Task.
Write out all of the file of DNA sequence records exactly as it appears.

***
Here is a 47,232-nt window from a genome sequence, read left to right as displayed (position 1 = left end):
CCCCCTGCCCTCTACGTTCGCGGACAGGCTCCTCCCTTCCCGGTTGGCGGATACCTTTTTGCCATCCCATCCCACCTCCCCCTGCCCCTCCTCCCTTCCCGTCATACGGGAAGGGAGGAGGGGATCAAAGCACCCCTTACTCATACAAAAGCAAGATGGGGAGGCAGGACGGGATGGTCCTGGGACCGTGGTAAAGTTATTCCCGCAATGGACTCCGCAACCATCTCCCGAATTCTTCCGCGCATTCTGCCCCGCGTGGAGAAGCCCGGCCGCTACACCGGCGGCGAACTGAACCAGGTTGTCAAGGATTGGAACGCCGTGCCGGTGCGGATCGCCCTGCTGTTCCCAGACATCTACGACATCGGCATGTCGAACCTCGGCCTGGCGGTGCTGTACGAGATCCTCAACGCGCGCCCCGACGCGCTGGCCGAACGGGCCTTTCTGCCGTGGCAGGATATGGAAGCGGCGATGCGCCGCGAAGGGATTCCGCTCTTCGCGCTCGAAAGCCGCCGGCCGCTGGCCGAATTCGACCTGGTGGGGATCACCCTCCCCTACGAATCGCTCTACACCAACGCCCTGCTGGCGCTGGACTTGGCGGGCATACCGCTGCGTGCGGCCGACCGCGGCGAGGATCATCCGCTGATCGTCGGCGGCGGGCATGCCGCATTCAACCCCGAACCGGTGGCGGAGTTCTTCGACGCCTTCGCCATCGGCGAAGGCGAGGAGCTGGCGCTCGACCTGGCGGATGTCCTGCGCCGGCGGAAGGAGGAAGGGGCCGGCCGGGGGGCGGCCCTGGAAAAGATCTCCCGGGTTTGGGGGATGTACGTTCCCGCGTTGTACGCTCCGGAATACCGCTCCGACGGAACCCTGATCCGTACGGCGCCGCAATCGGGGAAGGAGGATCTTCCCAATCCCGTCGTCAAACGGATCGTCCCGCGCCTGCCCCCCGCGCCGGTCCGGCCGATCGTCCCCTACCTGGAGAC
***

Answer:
Here is a 47,232-nt window from a genome sequence, read left to right as displayed (position 1 = left end):
CCCCCTGCCCTCTACGTTCGCGGACAGGCTCCTCCCTTCCCGGTTGGCGGATACCTTTTTGCCATCCCATCCCACCTCCCCCTGCCCCTCCTCCCTTCCCGTCATACGGGAAGGGAGGAGGGGATCAAAGCACCCCTTACTCATACAAAAGCAAGATGGGGAGGCAGGACGGGATGGTCCTGGGACCGTGGTAAAGTTATTCCCGCAATGGACTCCGCAACCATCTCCCGAATTCTTCCGCGCATTCTGCCCCGCGTGGAGAAGCCCGGCCGCTACACCGGCGGCGAACTGAACCAGGTTGTCAAGGATTGGAACGCCGTGCCGGTGCGGATCGCCCTGCTGTTCCCAGACATCTACGACATCGGCATGTCGAACCTCGGCCTGGCGGTGCTGTACGAGATCCTCAACGCGCGCCCCGACGCGCTGGCCGAACGGGCCTTTCTGCCGTGGCAGGATATGGAAGCGGCGATGCGCCGCGAAGGGATTCCGCTCTTCGCGCTCGAAAGCCGCCGGCCGCTGGCCGAATTCGACCTGGTGGGGATCACCCTCCCCTACGAATCGCTCTACACCAACGCCCTGCTGGCGCTGGACTTGGCGGGCATACCGCTGCGTGCGGCCGACCGCGGCGAGGATCATCCGCTGATCGTCGGCGGCGGGCATGCCGCATTCAACCCCGAACCGGTGGCGGAGTTCTTCGACGCCTTCGCCATCGGCGAAGGCGAGGAGCTGGCGCTCGACCTGGCGGATGTCCTGCGCCGGCGGAAGGAGGAAGGGGCCGGCCGGGGGGCGGCCCTGGAAAAGATCTCCCGGGTTTGGGGGATGTACGTTCCCGCGTTGTACGCTCCGGAATACCGCTCCGACGGAACCCTGATCCGTACGGCGCCGCAATCGGGGAAGGAGGATCTTCCCAATCCCGTCGTCAAACGGATCGTCCCGCGCCTGCCCCCCGCGCCGGTCCGGCCGATCGTCCCCTACCTGGAGAC